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By Paul Attanasio
Washington Post Staff Writer
February 27, 1987


David Anspaugh
Gene Hackman;
Barbara Hershey;
Dennis Hopper;
Sheb Wooley
Parental guidance suggested

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In "Hoosiers," director David Anspaugh and screen writer Angelo Pizzo have taken the tired "go for it|" dramatics of a David-and-Goliath story and revived it with the fervor of real experience. "Hoosiers" demonstrates that it's not the tale but the telling, for beneath the cliche's lies a rich and detailed portrait of a time, a place and a way of life.

Norman Dale (Gene Hackman) was once one of the top college basketball coaches in the country, but there's something nasty in his past, and that's why he finds himself at a tiny high school in Hickory, Ind. (hence the title). His job is to take a squad so thin it can only regard a foul-out as a major calamity and bring them up against much larger, and wealthier, schools. But it's also something more than that -- he wants to use basketball to teach these boys something about life.

Does he succeed? Those in doubt probably don't see too many movies these days.

There are other problems -- some klutzy glitches in continuity, and a love story (between Hackman and a sterile, one-note Barbara Hershey) that goes nowhere. The action photography flattens the visual excitement of basketball (you can imagine what a Scorsese would do with it), and much of the writing, particularly in the early going, is TV style -- direct and underlined, rather than suggestive and oblique.

But Hackman anchors the movie with a performance of remarkable control. You see his hurt in his glances at his shoes, his little phony chuckle; you can feel him carrying his secret -- it's a rage held together with rubber bands. This is the Hackman of "The Conversation," not "The French Connection," and that may be the true Hackman -- a man not larger than life, but rather smaller.

Opposite Hackman, Dennis Hopper plays Shooter, the town drunk, whom the coach tries to rehabilitate by making him his assistant. Where Hackman's wounds have closed and crusted over, Hopper's are wide open, in the jagged eyes beneath his strong forehead. In creating Shooter, who missed the key shot in the big game and has been down and out ever since, Hopper seems to have drawn on all those years when he was down and out himself. And it is only one of "Hoosiers' " nice resonances that the team's sixth man (Wade Schenck), who is as runty as Shooter, eventually gets a key shot to make, too -- you feel an entire cycle recurring, in a community that runs on cycles.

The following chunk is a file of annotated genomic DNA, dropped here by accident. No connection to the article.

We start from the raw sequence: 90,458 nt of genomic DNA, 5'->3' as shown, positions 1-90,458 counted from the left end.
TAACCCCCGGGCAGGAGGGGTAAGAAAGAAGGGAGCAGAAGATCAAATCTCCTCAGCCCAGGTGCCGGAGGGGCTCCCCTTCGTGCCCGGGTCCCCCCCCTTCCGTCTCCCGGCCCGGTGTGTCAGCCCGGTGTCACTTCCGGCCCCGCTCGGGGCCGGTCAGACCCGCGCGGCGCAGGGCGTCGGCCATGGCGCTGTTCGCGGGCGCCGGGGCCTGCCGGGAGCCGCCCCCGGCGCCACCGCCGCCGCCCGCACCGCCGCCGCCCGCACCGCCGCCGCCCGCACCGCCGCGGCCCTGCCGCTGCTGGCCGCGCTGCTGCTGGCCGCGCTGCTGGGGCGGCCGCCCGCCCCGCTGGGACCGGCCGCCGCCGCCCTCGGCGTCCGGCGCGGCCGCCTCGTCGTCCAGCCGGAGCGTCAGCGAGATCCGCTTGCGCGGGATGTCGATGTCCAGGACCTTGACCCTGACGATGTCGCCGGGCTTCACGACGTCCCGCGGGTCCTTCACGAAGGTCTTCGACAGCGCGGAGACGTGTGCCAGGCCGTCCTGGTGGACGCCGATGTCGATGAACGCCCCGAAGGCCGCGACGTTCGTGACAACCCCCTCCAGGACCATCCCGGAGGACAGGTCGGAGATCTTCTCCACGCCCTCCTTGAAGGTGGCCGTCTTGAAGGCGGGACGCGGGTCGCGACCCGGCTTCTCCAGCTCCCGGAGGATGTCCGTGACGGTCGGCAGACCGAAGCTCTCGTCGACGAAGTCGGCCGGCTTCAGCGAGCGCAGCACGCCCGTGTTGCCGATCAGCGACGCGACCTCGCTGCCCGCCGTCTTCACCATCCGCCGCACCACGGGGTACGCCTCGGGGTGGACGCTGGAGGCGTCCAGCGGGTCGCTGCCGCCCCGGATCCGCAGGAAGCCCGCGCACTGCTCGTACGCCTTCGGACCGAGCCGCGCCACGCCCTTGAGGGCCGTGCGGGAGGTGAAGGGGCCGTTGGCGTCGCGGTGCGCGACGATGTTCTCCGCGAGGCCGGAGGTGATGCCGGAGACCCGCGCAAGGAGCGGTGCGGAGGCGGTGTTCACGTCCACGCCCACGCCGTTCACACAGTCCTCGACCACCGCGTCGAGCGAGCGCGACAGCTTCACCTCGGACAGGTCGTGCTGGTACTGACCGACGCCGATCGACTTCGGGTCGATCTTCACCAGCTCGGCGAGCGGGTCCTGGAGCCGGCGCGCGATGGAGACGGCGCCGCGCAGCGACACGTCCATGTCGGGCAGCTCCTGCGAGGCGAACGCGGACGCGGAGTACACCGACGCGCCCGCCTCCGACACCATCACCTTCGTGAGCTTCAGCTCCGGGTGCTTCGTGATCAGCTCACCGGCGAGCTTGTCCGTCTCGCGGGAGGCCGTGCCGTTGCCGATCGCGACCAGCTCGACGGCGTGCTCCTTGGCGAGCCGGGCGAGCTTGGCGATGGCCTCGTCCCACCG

"Hoosiers" re-creates the organic nature of an actual community -- you feel the basketball in relation to these people's lives, feel the people's relation to the land. The movie is beautifully cast (by Ken Carlson) -- the kids seem like real basketball players, the townspeople seem like they've been there all their lives. It's gorgeously photographed (by Fred Murphy), not merely for pictorial effect, but to create a sense of rootedness. And it's marvelously (and innovatively) scored (by composer Jerry Goldsmith), who weaves together electronics with symphonic effects to create a sense of the rhythmic energy of basketball within a traditional setting.

"Hoosiers" is told from a nostalgic distance, and those allergic to corniness might best be advised to stay home. But what do you expect in a movie about Indiana? Corn is what they make there. And the movie's enormous craftsmanship accumulates till you're actually seduced into believing all its Pepperidge Farm buncombe. That's quite an achievement; on such a tiny budget (under $7 million), it's even astonishing. If you resist the movie's emotional pull, stand up and cheer for the filmmakers and their tiny studio, Hemdale. They're underdogs for real.

"Hoosiers" is rated PG and contains no offensive material.

© Copyright 1999 The Washington Post Company

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